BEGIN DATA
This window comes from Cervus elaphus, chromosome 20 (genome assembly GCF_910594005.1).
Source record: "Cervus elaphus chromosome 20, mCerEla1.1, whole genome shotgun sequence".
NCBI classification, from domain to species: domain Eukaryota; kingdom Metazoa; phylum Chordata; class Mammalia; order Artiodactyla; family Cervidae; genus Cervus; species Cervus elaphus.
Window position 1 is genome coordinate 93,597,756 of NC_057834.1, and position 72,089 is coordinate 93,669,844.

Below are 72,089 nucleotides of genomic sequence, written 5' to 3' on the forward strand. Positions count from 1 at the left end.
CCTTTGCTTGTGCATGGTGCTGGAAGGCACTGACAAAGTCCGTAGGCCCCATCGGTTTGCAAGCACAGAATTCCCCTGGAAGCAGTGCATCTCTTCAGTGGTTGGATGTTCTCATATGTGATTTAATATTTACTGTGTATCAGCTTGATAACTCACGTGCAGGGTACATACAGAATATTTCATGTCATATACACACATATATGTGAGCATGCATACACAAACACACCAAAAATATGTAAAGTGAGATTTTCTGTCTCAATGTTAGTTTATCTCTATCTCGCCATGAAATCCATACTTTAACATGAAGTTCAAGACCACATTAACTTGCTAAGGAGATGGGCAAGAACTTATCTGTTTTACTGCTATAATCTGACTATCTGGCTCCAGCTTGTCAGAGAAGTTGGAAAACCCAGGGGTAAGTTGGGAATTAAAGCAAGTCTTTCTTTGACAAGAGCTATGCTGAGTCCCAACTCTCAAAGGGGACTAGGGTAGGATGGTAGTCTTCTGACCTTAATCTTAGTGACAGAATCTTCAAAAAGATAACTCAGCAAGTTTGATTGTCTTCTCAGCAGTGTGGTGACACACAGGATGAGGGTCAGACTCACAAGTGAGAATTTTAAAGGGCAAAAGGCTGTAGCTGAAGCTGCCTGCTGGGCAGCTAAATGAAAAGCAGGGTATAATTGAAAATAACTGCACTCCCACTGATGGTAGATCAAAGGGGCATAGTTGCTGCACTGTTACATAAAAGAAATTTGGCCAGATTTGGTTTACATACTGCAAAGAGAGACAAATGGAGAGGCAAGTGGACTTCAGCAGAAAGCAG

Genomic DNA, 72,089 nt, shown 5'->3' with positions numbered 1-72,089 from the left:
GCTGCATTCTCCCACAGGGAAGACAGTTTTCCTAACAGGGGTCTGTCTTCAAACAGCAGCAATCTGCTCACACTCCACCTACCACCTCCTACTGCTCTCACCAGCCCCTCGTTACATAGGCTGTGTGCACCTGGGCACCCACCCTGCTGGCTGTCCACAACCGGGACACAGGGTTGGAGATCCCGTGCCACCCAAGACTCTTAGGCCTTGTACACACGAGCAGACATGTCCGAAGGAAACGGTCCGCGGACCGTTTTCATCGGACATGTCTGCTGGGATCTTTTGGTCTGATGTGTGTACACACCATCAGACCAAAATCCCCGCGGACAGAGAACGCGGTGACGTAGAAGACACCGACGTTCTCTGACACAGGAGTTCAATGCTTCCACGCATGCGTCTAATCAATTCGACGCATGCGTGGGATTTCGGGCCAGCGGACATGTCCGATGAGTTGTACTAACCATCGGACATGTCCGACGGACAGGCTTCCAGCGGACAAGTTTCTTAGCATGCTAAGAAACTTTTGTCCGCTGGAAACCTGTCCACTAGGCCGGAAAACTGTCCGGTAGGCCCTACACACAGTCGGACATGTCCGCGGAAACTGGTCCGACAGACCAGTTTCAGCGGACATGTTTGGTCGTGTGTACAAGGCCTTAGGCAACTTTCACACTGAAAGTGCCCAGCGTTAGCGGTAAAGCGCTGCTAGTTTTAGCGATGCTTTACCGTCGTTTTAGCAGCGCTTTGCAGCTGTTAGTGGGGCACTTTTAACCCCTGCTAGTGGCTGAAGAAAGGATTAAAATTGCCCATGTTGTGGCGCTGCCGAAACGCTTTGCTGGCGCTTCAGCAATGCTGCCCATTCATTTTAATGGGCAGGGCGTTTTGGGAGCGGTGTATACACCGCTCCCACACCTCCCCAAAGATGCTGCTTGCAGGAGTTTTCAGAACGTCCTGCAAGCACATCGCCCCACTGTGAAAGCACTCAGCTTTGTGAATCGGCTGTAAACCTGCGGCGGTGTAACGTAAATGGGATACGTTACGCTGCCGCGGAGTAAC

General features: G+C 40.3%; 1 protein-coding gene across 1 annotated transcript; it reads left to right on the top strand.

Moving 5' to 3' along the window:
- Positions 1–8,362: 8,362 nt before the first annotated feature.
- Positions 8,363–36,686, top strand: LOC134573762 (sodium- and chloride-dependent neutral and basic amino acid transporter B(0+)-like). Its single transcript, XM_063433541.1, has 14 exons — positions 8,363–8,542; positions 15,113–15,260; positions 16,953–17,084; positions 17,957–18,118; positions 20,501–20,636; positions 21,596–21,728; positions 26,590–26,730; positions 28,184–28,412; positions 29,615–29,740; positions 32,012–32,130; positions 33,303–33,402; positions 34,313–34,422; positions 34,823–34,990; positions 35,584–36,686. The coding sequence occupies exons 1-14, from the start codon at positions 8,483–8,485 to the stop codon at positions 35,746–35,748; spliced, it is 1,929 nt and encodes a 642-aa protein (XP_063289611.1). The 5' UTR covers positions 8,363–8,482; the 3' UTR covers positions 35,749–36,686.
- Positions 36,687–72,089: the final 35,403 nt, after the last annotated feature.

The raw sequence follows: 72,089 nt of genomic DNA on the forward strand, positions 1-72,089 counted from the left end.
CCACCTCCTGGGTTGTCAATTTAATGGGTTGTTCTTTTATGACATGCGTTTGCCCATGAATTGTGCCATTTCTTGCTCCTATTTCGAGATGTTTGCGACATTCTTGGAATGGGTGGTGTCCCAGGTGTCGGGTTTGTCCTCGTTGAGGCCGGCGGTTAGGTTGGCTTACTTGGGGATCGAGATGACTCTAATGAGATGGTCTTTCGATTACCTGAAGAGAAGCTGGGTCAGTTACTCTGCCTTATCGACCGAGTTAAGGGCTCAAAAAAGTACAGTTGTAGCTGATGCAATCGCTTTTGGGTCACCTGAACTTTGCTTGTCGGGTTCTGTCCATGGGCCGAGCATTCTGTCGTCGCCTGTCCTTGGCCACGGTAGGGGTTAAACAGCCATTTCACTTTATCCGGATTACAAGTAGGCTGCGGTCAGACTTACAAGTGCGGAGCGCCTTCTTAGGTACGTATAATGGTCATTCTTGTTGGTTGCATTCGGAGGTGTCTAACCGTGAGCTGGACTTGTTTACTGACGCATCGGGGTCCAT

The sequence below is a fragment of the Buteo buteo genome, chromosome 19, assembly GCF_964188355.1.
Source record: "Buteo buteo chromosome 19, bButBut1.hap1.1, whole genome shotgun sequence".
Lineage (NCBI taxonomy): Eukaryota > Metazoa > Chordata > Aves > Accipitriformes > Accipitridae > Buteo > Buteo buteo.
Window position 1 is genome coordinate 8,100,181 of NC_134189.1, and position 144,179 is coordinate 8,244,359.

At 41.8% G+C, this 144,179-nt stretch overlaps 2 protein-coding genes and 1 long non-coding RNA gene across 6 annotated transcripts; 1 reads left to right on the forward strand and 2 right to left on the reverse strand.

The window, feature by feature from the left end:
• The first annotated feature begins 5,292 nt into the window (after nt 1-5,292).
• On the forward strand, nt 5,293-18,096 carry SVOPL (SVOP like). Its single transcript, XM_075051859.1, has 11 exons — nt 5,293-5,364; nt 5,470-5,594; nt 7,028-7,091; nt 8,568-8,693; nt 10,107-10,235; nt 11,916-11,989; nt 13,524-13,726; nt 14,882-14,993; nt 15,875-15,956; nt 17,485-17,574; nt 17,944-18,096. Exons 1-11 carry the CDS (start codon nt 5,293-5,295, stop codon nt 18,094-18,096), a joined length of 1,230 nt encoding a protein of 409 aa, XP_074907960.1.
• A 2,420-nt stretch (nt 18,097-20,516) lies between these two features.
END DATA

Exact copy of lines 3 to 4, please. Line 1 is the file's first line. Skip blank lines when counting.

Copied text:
NCBI classification, from domain to species: domain Eukaryota; kingdom Metazoa; phylum Chordata; class Mammalia; order Artiodactyla; family Cervidae; genus Cervus; species Cervus elaphus.
Window position 1 is genome coordinate 93,597,756 of NC_057834.1, and position 72,089 is coordinate 93,669,844.